February 21, 2008
How crack retroactivity is being applied in Massachusetts
This morning's Boston Globe has this new story, headlined "US shift may free up to 30 inmates: Judges here trim prison time for crack convictions," which reports on how the new crack guidelines are being applied in Massachusetts federal courts. Herw are snippets:
Federal judges in Massachusetts have begun ordering the release of prisoners convicted of crack cocaine offenses, responding to a government decision to retroactively reduce the harsh penalties for using and selling that particular form of the drug. Up to 30 could be affected.
Since Feb. 6, judges have reduced by 15 to 33 months the sentences of at least three Massachusetts inmates imprisoned for crack offenses. As a result, two who have already exceeded the shortened sentences will be freed March 3, the first day prisoners are eligible for lightened punishments for crack-related crimes. A third is expected to be released in June.
In one case, US District Judge William G. Young criticized the US Sentencing Commission for failing to implement the new sentencing structure right away when it voted on Dec. 11 to make the lessened penalties retroactive for some 19,500 federal prisoners nationwide. "The failure of the Commission immediately to implement its solution to the 'fundamental unfairness' in the way crack cocaine offenders were treated under the previous version of the guidelines . . . virtually guarantees that some defendants . . . will spend more time in prison than they should have," Young wrote Tuesday.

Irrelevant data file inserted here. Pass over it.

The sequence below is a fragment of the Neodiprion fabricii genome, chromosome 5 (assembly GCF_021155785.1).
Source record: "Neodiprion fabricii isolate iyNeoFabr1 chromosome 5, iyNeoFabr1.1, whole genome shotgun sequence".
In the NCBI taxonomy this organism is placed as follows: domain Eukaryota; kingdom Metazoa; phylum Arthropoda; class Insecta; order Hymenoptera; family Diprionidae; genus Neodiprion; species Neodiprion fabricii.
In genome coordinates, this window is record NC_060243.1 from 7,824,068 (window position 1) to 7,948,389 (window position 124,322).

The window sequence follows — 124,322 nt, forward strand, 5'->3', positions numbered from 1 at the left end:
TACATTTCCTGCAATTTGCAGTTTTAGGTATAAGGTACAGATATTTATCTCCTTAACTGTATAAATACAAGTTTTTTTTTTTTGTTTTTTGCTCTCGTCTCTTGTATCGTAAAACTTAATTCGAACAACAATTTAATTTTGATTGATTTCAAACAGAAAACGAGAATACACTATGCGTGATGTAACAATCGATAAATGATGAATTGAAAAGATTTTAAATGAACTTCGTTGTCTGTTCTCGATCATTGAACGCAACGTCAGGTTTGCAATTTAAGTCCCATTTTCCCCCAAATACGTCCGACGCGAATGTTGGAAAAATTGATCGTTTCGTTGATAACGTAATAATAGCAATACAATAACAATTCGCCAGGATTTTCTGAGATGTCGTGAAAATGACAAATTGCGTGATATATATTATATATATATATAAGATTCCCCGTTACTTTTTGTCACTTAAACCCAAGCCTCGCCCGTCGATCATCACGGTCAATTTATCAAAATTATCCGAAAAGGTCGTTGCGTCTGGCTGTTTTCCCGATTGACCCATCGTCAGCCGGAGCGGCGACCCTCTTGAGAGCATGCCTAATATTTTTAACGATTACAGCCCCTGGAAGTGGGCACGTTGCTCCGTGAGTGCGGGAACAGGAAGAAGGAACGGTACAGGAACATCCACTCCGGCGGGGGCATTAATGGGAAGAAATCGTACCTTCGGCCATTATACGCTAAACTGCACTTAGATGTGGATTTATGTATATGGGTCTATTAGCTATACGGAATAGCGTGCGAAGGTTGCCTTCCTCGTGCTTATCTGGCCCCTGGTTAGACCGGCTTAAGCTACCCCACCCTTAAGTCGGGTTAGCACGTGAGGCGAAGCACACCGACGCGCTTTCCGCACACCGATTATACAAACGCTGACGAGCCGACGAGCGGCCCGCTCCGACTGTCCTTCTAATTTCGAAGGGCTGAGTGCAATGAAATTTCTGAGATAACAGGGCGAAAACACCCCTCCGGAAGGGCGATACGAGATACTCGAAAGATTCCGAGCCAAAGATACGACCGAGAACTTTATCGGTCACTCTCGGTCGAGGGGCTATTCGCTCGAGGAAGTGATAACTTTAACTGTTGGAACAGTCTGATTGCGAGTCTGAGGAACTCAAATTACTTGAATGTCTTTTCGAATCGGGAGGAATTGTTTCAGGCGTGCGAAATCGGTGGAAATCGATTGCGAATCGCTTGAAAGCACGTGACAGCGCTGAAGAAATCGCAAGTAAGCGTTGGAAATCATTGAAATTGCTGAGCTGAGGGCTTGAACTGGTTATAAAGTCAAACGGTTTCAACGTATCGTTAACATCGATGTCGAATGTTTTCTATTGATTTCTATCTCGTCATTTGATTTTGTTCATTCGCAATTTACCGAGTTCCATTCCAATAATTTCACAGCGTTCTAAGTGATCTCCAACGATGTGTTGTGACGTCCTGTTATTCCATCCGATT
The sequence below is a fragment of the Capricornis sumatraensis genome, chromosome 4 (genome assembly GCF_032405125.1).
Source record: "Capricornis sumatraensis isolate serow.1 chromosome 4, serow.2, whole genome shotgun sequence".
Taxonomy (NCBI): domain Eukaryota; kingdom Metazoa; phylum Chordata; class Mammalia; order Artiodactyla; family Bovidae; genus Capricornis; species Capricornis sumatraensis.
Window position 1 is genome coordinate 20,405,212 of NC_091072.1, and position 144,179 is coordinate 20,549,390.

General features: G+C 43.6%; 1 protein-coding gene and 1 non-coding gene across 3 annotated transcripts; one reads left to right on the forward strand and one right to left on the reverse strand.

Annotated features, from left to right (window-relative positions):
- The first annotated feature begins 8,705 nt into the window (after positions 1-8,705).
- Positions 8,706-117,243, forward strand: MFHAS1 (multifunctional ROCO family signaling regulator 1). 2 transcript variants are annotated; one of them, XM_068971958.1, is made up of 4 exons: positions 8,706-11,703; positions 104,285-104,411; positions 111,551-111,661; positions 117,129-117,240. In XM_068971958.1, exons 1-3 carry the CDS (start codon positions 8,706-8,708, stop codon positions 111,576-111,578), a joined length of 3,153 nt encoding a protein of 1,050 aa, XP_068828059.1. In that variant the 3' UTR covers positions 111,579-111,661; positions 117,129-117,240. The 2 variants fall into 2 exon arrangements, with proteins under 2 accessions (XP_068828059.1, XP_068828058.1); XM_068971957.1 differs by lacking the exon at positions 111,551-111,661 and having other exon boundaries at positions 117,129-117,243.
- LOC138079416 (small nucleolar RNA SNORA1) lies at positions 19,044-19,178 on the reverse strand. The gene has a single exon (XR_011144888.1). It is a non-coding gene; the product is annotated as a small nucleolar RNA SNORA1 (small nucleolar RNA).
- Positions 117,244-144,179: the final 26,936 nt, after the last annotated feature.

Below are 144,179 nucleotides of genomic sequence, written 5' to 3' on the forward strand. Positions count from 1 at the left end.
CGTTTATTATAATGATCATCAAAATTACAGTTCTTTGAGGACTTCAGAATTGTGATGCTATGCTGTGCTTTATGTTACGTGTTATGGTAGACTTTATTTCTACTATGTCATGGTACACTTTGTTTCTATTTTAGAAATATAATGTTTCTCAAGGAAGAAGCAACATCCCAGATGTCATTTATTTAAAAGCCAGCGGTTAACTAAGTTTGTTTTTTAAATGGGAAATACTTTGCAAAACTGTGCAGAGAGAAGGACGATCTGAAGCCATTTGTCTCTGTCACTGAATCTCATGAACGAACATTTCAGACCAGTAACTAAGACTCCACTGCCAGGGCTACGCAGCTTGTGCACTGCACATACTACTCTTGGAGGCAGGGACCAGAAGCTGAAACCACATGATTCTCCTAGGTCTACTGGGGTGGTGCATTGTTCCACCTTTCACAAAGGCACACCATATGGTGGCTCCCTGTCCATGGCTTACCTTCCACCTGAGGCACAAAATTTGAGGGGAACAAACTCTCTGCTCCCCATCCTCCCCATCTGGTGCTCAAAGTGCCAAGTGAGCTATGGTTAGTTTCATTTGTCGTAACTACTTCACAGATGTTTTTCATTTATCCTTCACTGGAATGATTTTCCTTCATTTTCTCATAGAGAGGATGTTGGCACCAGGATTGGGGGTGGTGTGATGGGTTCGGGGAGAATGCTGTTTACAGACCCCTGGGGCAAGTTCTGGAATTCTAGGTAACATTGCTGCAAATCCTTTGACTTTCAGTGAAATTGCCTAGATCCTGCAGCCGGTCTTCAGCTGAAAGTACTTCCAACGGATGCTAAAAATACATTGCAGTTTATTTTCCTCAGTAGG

Miriam Conrad — head of the federal public defender agency in Boston, which represented the three defendants whose releases have been ordered - said her office has come up with a list of at least 27 other inmates who may be eligible for sentence reductions. "I'm getting letters from prisoners on a daily basis," she said.... Christina DiIorio-Sterling — a spokeswoman for US Attorney Michael J. Sullivan, whose office agreed to all three sentence reductions — said many factors will determine how prosecutors treat such applications. "In general, there will be some offenders for whom early release may be appropriate, given the reduction in sentencing as mandated by the changes in the guidelines," she said.
The opinion by Judge Young reference in this story can be accessed at this link.
February 21, 2008 at 08:01 AM | Permalink
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